14 November 2016 Go back to News
Dublin City’s Victorian sewer network being upgraded to protect the environment and support the development of the City
Irish Water is working closely with Dublin City Council to carry out a programme of work to upgrade a number of aging and fragile old brick lined sewers in Dublin City Centre in a bid to protect the environment and support the development of the City. The investment will ensure that the affected city streets are no longer at risk of sewer collapse and flooding which could have a really negative impact on local businesses and residents.
One project includes the upgrading of Victorian sewers in Parnell Street, Marlborough Street, Gardiner Street, North Great Georges Street and Hill Street. Separate projects were completed earlier this year on Townsend Street and Pearse Street and a project is progressing for Killarney Street with a combined investment of €450,000.
Work has completed on a €550,000 investment in the Parnell Street area. The sewer rehabilitation involved the relining of the sewers extending from Marlborough Street to Gardiner Street, including sections of Parnell Street, North Great Georges Street and Hill Street. The Victorian brick lined egg shaped sewers need to be upgraded and were lined with a reinforced plastic liner which strengthened the sewers and removed the potential of sewer collapses and possible city centre flooding.
A contractor has been appointed to commence work on the Killarney Street project and site investigation and survey work will be completed in November. Full relining of the Sewer will take begin in Q1 2017.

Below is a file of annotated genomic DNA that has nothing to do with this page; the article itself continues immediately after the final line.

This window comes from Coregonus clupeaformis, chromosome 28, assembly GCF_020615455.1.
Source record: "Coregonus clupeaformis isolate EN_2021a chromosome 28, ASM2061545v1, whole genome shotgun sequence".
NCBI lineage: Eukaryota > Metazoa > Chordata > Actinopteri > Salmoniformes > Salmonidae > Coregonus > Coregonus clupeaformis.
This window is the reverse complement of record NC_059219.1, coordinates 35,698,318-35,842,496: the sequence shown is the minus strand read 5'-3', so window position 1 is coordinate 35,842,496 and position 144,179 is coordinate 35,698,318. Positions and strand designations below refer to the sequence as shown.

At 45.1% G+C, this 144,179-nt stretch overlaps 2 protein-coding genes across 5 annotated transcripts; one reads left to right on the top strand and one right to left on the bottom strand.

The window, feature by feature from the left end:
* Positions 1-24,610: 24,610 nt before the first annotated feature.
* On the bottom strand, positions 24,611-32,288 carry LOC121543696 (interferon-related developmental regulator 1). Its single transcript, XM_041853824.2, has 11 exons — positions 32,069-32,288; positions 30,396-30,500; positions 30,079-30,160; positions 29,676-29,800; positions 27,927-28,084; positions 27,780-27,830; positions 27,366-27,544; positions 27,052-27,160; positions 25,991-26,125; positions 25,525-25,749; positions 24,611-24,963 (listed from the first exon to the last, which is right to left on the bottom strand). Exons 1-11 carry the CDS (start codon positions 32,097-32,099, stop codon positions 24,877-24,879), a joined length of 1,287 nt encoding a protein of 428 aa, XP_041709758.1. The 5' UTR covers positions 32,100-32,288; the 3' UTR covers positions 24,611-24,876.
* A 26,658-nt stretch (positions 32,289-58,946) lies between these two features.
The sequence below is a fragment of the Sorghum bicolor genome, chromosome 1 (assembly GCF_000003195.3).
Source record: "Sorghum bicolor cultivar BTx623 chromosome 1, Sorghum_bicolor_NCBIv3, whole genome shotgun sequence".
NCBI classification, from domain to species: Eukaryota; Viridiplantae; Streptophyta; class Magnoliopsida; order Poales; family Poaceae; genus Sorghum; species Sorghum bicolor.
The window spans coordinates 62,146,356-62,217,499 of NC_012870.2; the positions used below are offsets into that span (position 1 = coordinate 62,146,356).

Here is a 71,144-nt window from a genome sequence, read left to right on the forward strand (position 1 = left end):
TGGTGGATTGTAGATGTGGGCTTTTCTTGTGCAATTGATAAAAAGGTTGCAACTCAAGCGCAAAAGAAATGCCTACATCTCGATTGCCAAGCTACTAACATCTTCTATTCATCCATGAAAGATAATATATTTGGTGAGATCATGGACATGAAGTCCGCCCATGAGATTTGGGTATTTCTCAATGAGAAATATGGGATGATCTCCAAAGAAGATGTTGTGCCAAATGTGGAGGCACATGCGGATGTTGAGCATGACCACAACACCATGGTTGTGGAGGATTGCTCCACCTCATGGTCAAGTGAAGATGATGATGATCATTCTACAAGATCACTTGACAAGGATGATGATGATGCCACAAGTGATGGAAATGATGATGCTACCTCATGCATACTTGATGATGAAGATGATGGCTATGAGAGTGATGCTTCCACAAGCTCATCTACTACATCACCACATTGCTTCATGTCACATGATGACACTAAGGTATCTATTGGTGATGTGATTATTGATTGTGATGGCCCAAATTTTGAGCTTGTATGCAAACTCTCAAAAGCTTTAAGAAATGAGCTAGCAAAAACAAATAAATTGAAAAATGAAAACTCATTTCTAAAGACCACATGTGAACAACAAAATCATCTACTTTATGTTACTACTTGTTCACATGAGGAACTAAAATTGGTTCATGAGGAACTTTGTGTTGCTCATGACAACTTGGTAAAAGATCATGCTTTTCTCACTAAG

Commenting on the investment Ivan Corcoran, Programmes Specialist for the East and Midlands Region said
“Dublin City’s sewer network dates back to Victorian times, Irish Water is investing in the network to repair any damage to the sewers. The investment in the sewer network ensures that Dublin City has a robust network and the work prevents any potential flooding on key City streets. Irish Water is making real and significant progress addressing the most serious deficiencies in Ireland’s wastewater infrastructure in Dublin City and across the country. The investment in the sewer network in Dublin City ensures that the network has the capacity to support the economic development and growth of the City.”
Irish Water will spend €532 million on water services in 2016 to improve the country’s water and wastewater infrastructure. Capital investment in the region of €700 million per year is needed for a sustained period of several decades to address the poor condition of Ireland’s water infrastructure. Works have been prioritized to address the most critical issues in line with commitments outlined in Irish Water’s Business Plan up to 2021. Delivery of the business plan will involve a €5.5bn investment in capital spending on drinking water and wastewater quality and capacity and new infrastructure up to 2021 while achieving efficiencies of €1.6bn.